Liquid smoke is a byproduct of the charcoal industry an is considered food safe but is also a know carcinogenic. When wood is heated in an oxygen depleted environment, it first steams (this steam is collected as liquid smoke) and then chars into the graphite.

We make it here in a steel drum.

Scott

 Scott you say you make it  do you make it for the Food industry as in Large company's using it as a Flavoring
for their Products or does yours go into the small bottles sold in the Grocery stores
Also
Thanks AllenF and Highlandsfreedom I like Alton Ideas I will look it up

Tommyt
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hardwood
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« Reply #11 on: September 08, 2010, 09:01:39 PM »

Tommyt, I often make my own charcoal as a side effort to a firewood business I set up a few years ago. It's a great way to get rid of the little scraps and smaller branches. I learned how to make liquid smoke but wouldn't attempt to go commercial with it, I'm just not set up for it. The liquid smoke guys make TONS of charcoal a day and can harvest a good bit of the liquid smoke. I can only make 55 gals of charcoal over a two day period and might harvest two or three Tbsp per run.

Scott
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"In the first place, we should insist that if the immigrant who comes here in good faith becomes an American and assimilates himself to us, he shall be treated on an exact equality with everyone else, for it is an outrage to discriminate against any such man because of creed, or birthplace, or origin. But this is predicated upon the person's becoming in every facet an American, and nothing but an American...There can be no divided allegiance here. Any man who says he is an American, but something else also, isn't an American at all. We have room for but one flag, the American flag...We have room for but one language here, and that is the English language...And we have room for but one sole loyalty and that is a loyalty to the American people."

Theodore Roosevelt 1907
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« Reply #12 on: September 09, 2010, 12:03:20 AM »

I am pretty traditional and use a regular smoker.  usually getting into enough hives I use at lease one load of fuel.. wonder how the caned smoke we use to test smoke detectors would work on bees??? know one thing,,, it wouldnt be cheap!
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AllenF
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« Reply #13 on: September 09, 2010, 10:02:06 AM »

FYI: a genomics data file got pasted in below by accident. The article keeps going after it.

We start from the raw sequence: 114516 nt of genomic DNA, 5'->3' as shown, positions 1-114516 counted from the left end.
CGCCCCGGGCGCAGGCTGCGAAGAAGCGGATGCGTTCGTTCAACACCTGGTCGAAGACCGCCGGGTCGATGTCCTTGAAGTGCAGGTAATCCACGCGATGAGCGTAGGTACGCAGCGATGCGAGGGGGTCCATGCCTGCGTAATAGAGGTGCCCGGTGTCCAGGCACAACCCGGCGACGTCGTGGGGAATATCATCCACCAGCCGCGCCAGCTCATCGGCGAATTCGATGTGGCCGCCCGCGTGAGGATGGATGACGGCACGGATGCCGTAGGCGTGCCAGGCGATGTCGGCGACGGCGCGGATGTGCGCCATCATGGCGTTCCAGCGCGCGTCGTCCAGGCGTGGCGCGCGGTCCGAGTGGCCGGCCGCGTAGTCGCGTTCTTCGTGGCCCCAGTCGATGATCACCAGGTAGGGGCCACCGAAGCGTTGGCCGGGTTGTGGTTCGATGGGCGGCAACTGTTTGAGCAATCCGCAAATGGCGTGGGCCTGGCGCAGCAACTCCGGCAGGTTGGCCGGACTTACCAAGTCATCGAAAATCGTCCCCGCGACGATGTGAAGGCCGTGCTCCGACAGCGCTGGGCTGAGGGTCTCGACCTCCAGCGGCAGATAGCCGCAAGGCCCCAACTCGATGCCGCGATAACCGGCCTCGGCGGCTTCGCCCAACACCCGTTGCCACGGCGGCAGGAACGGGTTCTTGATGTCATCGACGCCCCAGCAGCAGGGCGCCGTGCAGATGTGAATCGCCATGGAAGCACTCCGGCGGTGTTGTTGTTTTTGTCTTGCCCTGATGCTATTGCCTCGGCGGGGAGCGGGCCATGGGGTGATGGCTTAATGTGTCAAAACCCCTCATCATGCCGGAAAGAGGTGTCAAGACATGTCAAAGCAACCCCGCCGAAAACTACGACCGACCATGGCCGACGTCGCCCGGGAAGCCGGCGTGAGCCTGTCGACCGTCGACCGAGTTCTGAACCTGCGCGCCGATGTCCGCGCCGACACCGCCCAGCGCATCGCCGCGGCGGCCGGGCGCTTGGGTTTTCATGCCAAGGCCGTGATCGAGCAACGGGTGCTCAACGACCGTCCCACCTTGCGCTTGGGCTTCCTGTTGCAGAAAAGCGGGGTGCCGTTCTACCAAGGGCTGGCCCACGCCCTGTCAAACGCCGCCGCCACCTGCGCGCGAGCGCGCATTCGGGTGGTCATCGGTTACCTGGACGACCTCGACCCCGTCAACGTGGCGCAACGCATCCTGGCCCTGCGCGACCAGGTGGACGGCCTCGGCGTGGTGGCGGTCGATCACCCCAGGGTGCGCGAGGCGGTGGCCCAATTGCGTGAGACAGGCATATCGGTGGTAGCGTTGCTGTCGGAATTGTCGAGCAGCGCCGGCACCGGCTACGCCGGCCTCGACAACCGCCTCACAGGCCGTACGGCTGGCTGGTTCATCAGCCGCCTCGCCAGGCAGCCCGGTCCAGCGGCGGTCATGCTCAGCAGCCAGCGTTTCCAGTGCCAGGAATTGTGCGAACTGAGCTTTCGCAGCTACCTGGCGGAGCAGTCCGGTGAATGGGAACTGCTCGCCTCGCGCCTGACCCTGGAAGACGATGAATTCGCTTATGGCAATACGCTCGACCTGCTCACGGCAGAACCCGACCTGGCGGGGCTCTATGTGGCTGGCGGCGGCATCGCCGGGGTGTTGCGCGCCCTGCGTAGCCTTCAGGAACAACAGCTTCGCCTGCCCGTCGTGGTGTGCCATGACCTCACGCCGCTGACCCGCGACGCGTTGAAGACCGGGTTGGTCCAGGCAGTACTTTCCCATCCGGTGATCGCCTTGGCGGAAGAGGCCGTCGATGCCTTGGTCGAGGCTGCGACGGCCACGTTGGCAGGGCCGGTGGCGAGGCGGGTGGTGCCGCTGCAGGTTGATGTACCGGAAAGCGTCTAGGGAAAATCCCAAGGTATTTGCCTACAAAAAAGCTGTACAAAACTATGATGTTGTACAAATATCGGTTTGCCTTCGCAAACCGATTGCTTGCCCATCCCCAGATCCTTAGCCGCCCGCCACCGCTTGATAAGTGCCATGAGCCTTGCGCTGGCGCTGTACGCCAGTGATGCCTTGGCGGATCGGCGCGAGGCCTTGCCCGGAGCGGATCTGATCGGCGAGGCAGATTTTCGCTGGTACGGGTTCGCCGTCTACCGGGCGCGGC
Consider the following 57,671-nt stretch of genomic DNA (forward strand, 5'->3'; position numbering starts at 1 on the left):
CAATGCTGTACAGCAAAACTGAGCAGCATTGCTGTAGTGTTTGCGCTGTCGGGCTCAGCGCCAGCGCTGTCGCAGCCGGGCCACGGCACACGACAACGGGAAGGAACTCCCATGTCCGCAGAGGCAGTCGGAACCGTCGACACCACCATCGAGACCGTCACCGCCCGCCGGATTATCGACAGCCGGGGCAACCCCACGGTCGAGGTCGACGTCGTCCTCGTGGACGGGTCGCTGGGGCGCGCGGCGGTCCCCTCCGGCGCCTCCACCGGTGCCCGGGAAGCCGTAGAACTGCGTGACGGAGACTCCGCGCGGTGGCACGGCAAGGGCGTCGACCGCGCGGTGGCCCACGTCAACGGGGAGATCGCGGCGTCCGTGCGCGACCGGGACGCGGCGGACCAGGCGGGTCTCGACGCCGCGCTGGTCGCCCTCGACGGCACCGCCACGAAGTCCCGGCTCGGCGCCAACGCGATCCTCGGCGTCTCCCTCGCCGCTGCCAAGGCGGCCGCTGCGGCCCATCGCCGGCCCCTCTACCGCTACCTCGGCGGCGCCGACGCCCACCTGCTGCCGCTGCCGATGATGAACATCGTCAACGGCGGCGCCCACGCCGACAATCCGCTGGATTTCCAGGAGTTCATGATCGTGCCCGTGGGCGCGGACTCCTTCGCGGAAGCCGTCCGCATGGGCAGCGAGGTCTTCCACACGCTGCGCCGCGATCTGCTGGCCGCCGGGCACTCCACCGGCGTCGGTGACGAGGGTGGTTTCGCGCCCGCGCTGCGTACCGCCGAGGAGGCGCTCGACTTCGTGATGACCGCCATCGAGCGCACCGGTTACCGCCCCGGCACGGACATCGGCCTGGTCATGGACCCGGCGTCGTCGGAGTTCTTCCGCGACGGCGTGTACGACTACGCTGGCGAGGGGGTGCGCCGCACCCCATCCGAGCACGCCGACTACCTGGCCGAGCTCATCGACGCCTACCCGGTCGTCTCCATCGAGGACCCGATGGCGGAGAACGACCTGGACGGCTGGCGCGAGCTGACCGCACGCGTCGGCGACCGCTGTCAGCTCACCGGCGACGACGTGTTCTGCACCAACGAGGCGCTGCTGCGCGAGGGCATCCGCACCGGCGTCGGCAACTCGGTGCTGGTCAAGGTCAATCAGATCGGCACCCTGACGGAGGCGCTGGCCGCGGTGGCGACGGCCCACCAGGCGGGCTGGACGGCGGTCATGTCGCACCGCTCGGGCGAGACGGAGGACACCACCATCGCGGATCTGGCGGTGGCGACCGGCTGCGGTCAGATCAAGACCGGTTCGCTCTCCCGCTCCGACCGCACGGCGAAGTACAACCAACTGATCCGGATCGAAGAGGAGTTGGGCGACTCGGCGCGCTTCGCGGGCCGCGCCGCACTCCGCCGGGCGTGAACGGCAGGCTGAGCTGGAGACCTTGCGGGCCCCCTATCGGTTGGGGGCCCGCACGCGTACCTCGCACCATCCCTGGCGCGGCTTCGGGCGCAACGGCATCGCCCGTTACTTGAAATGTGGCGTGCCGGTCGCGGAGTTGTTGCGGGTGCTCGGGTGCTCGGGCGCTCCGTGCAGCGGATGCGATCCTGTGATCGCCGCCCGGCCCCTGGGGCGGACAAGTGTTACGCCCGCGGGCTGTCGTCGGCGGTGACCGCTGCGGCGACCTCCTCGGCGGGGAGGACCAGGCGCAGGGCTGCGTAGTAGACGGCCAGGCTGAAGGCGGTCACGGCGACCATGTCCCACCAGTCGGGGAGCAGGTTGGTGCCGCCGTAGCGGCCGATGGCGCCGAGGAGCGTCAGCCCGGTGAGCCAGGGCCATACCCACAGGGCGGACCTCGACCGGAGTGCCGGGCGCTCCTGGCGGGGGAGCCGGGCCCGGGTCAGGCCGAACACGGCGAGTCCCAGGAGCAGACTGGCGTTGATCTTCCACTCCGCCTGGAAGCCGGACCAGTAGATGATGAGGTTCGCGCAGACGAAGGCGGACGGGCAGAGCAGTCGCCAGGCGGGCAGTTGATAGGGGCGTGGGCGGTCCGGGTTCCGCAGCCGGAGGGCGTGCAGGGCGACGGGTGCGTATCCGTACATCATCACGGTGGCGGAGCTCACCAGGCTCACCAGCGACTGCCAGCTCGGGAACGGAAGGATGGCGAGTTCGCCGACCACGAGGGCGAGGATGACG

I look at it this way.   To make liquid smoke for the bees takes time.   To buy it, you are going to blow over a buck a pack.  I burn anything in my smoker that doesn't cost me.   Right now, I start it up with packing paper that comes with the boxes through the mail.   And to reload in the field, dry leaves, pine straw, paper, or even cardboard.   Free stuff that don't take much time.  With the smoke smell, in a couple of months, everything I own will have a slight smoke smell with winter coming on. grin
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Michael Bush
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« Reply #14 on: September 11, 2010, 06:31:38 PM »

The liquid smoke smell lingers a lot longer, and I don't see that as an advantage... but I have tried it and went back to the real smoker.
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Michael Bush
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qa33010
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« Reply #15 on: July 17, 2011, 11:42:57 AM »

     So the liquid smoke used for food flavoring from the grocery store is the same stuff used for bees?  Did I get that right?
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stella
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« Reply #16 on: July 17, 2011, 08:02:44 PM »

Somewhere I read that Liquid Smoke (from the store) could be rubbed on your hands to keep the bees off them during inspections. I wear gloves tho so havent tried it.
Its great in homemade bbq sauce! And venison jerky. And wild turkey leg soup....
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Michael Bush
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« Reply #17 on: July 18, 2011, 11:19:46 AM »

Some bee suppliers sell it, and yes it's the same stuff, except more expensive...
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Michael Bush